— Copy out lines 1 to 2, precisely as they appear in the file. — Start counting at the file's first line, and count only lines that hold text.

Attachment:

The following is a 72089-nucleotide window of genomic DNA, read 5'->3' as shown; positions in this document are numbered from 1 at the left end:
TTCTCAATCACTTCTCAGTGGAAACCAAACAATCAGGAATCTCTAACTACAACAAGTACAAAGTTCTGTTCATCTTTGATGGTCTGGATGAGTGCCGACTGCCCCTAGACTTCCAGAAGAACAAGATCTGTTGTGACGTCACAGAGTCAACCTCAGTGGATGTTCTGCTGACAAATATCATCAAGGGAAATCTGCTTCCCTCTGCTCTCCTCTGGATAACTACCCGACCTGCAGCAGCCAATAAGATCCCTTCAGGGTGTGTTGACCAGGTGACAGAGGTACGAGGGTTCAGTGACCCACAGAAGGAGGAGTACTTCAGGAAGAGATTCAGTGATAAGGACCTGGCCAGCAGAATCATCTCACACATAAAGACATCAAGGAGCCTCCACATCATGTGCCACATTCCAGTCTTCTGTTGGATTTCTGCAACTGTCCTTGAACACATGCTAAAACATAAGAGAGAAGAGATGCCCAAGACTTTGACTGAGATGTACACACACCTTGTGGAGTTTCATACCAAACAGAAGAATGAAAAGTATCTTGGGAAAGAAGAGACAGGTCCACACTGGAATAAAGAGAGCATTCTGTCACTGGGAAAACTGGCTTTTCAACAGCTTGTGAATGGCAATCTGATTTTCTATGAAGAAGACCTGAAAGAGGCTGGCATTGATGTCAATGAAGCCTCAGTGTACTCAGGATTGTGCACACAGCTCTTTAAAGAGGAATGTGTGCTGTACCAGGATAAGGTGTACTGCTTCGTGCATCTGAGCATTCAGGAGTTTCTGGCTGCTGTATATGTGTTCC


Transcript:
The following is a 72089-nucleotide window of genomic DNA, read 5'->3' as shown; positions in this document are numbered from 1 at the left end:
TTCTCAATCACTTCTCAGTGGAAACCAAACAATCAGGAATCTCTAACTACAACAAGTACAAAGTTCTGTTCATCTTTGATGGTCTGGATGAGTGCCGACTGCCCCTAGACTTCCAGAAGAACAAGATCTGTTGTGACGTCACAGAGTCAACCTCAGTGGATGTTCTGCTGACAAATATCATCAAGGGAAATCTGCTTCCCTCTGCTCTCCTCTGGATAACTACCCGACCTGCAGCAGCCAATAAGATCCCTTCAGGGTGTGTTGACCAGGTGACAGAGGTACGAGGGTTCAGTGACCCACAGAAGGAGGAGTACTTCAGGAAGAGATTCAGTGATAAGGACCTGGCCAGCAGAATCATCTCACACATAAAGACATCAAGGAGCCTCCACATCATGTGCCACATTCCAGTCTTCTGTTGGATTTCTGCAACTGTCCTTGAACACATGCTAAAACATAAGAGAGAAGAGATGCCCAAGACTTTGACTGAGATGTACACACACCTTGTGGAGTTTCATACCAAACAGAAGAATGAAAAGTATCTTGGGAAAGAAGAGACAGGTCCACACTGGAATAAAGAGAGCATTCTGTCACTGGGAAAACTGGCTTTTCAACAGCTTGTGAATGGCAATCTGATTTTCTATGAAGAAGACCTGAAAGAGGCTGGCATTGATGTCAATGAAGCCTCAGTGTACTCAGGATTGTGCACACAGCTCTTTAAAGAGGAATGTGTGCTGTACCAGGATAAGGTGTACTGCTTCGTGCATCTGAGCATTCAGGAGTTTCTGGCTGCTGTATATGTGTTCC